Ship Bottom OKs Changes to Building, Elevation and Drainage West of Boulevard

Aug 01, 2018

Although it will take decades to accomplish, the Ship Bottom Borough Council has set in motion a series of construction measures to help alleviate flooding west of Long Beach Boulevard. The measures regulate building heights, lot elevation and drainage.

Ordinance 2018-08, which was unanimously passed along with Ordinance 2018-09 on July 24, revises the definition of building height under the borough’s land development code.

“For all lots westward of Long Beach Boulevard that have been filled 16 inches for interior lots and 20 inches for lots fronting the bay or lagoon, the building height shall be increased one foot,” Ordinance 2018-08 reads.

Its companion measure, Ordinance 2018-09, adds a new chapter to the borough’s buildings and construction as it pertains to regulating lot elevation and drainage on lots located west of the Boulevard. Under that ordinance, no building permits will be issued for new construction on any land west of the Boulevard unless it is raised 20 inches above the centerline road grade, at the midpoint of the lot, for lots fronting the bay or lagoon. A height of 16 inches is required for interior lots, according to the measure.

“If any land referred to herein does not front on an improved municipal street, then the reference point for lot elevation purposes shall be taken from the nearest municipal improved street to said land as determined by the municipal engineer,” the measure reads. “All applications for a building permit shall include a plot plan showing the existing and proposed grades in conformance with this paragraph. The use of retaining walls will be permitted in order to contain the fill.”

Ordinance 2018-09 also applies to additions, alterations or repairs to existing structures when any structure, on a building lot, is moved from its existing foundation for the purpose of installing piling or to raise the structure to a higher elevation.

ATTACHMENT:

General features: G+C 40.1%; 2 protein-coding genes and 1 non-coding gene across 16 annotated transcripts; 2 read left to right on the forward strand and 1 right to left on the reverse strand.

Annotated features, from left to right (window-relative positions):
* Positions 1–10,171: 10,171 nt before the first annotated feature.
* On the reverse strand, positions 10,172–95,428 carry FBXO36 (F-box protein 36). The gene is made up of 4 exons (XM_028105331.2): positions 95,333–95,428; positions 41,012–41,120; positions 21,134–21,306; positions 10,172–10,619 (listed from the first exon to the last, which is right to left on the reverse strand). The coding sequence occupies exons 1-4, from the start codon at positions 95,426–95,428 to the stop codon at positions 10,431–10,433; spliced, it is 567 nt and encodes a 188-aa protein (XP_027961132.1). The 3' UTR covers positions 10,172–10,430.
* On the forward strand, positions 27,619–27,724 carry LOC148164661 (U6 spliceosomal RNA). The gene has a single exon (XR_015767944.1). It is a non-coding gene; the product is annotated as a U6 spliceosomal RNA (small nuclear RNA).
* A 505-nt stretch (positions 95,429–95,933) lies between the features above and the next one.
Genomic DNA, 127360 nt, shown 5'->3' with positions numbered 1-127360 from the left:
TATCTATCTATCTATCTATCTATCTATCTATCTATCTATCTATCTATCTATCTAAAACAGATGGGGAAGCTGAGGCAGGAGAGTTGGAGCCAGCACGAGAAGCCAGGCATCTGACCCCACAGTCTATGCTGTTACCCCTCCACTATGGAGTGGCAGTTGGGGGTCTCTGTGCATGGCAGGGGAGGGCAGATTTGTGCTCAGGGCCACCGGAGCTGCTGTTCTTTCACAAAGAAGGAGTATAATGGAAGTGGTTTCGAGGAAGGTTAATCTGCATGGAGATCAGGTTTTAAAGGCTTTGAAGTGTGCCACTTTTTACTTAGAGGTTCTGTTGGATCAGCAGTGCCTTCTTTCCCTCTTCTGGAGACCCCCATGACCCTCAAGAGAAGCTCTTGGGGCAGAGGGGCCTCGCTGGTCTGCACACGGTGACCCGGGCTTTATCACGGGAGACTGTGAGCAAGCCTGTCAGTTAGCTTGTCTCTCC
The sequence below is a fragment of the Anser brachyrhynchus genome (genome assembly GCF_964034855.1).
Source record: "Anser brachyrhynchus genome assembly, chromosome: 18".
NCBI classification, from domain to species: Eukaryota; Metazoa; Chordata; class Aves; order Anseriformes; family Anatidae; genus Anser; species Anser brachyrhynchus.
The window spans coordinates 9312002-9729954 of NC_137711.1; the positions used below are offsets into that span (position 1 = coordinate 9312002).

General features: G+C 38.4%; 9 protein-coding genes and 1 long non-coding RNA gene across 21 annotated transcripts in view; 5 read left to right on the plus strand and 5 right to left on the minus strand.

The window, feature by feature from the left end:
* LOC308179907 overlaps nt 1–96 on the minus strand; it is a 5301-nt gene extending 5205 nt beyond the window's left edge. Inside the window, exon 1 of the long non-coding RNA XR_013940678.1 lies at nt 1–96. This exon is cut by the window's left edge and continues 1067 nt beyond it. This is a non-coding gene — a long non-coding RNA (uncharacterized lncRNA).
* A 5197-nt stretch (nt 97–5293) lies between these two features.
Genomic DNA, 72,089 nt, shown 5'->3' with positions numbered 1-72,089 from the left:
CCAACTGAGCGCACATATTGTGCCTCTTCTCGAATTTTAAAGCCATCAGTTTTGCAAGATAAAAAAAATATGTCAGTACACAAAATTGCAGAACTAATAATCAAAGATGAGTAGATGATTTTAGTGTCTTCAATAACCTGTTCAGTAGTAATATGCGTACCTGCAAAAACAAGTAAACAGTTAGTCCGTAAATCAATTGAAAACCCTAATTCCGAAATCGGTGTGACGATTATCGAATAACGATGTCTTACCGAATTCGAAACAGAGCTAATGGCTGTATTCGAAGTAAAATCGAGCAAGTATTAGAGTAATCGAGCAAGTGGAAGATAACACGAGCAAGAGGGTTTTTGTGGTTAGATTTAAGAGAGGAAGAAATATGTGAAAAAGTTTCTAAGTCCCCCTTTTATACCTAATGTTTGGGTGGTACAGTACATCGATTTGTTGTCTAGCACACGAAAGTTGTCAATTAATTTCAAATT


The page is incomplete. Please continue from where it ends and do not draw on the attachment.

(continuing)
“In the case of additions, alterations or repairs to existing structures west of Long Beach Boulevard, the above requirements shall apply when the size of additions, alterations or repairs exceed seventy-five (75%) percent of square footage of the existing structure,” according to the measure.

To avoid negatively impacting neighboring properties, the measure requires all residential construction to maintain proper drainage.

“In lots that require fill, a drainage system of perforated piping shall be installed to provide positive drainage and discharge to the municipal street,” Ordinance 2018-09 reads. “The developer of any lot may install a drainage system on one or both sides of the structure and all roof leaders shall be tied into the system for positive discharge at the roadway.”

The measure allows roof leaders on lagoon- or bayfront lots to be discharged directly to the lagoon or bay via an individualized piping system.

“I knew I wasn’t going to see the bay anymore with all the houses going up around me,” resident Rich Cummins said. “Why are there (height) restrictions at 32, 33 feet?”

Councilman Tom Tallon said a few years ago all the council heard was complaints of monstrosities being built. In the wake of Superstorm Sandy, many homes, not just in the borough but across the Jersey Shore, were required to go up in elevation to meet the requirements of the federal flood program.

These ordinances are designed to help ease flooding conditions in the borough moving forward, officials said. Additionally, the borough this summer completed a project to replace the bulkhead at the end of West 28th Street (see story this issue), one of the hardest-hit flood zones in the borough.

— Gina G. Scala

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